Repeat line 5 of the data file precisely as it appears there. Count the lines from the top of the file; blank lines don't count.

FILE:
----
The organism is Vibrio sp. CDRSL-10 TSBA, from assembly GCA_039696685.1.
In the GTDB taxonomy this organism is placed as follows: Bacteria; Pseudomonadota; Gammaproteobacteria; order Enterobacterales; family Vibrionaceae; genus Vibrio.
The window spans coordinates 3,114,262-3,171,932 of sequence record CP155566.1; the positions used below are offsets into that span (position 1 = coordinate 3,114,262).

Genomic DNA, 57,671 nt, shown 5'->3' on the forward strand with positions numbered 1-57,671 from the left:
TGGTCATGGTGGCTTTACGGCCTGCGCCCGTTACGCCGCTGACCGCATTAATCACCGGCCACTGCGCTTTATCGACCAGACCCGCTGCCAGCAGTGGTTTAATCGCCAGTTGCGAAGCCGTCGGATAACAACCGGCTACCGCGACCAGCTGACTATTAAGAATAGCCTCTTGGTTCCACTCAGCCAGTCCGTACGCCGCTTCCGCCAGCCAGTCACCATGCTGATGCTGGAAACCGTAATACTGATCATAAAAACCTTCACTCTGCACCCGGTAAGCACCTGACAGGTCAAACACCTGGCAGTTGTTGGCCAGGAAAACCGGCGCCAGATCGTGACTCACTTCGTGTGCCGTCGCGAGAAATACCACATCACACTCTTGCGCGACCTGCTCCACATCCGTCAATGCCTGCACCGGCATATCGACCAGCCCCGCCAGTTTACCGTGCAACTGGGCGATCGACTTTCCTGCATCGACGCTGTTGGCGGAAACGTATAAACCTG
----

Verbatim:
TGGTCATGGTGGCTTTACGGCCTGCGCCCGTTACGCCGCTGACCGCATTAATCACCGGCCACTGCGCTTTATCGACCAGACCCGCTGCCAGCAGTGGTTTAATCGCCAGTTGCGAAGCCGTCGGATAACAACCGGCTACCGCGACCAGCTGACTATTAAGAATAGCCTCTTGGTTCCACTCAGCCAGTCCGTACGCCGCTTCCGCCAGCCAGTCACCATGCTGATGCTGGAAACCGTAATACTGATCATAAAAACCTTCACTCTGCACCCGGTAAGCACCTGACAGGTCAAACACCTGGCAGTTGTTGGCCAGGAAAACCGGCGCCAGATCGTGACTCACTTCGTGTGCCGTCGCGAGAAATACCACATCACACTCTTGCGCGACCTGCTCCACATCCGTCAATGCCTGCACCGGCATATCGACCAGCCCCGCCAGTTTACCGTGCAACTGGGCGATCGACTTTCCTGCATCGACGCTGTTGGCGGAAACGTATAAACCTG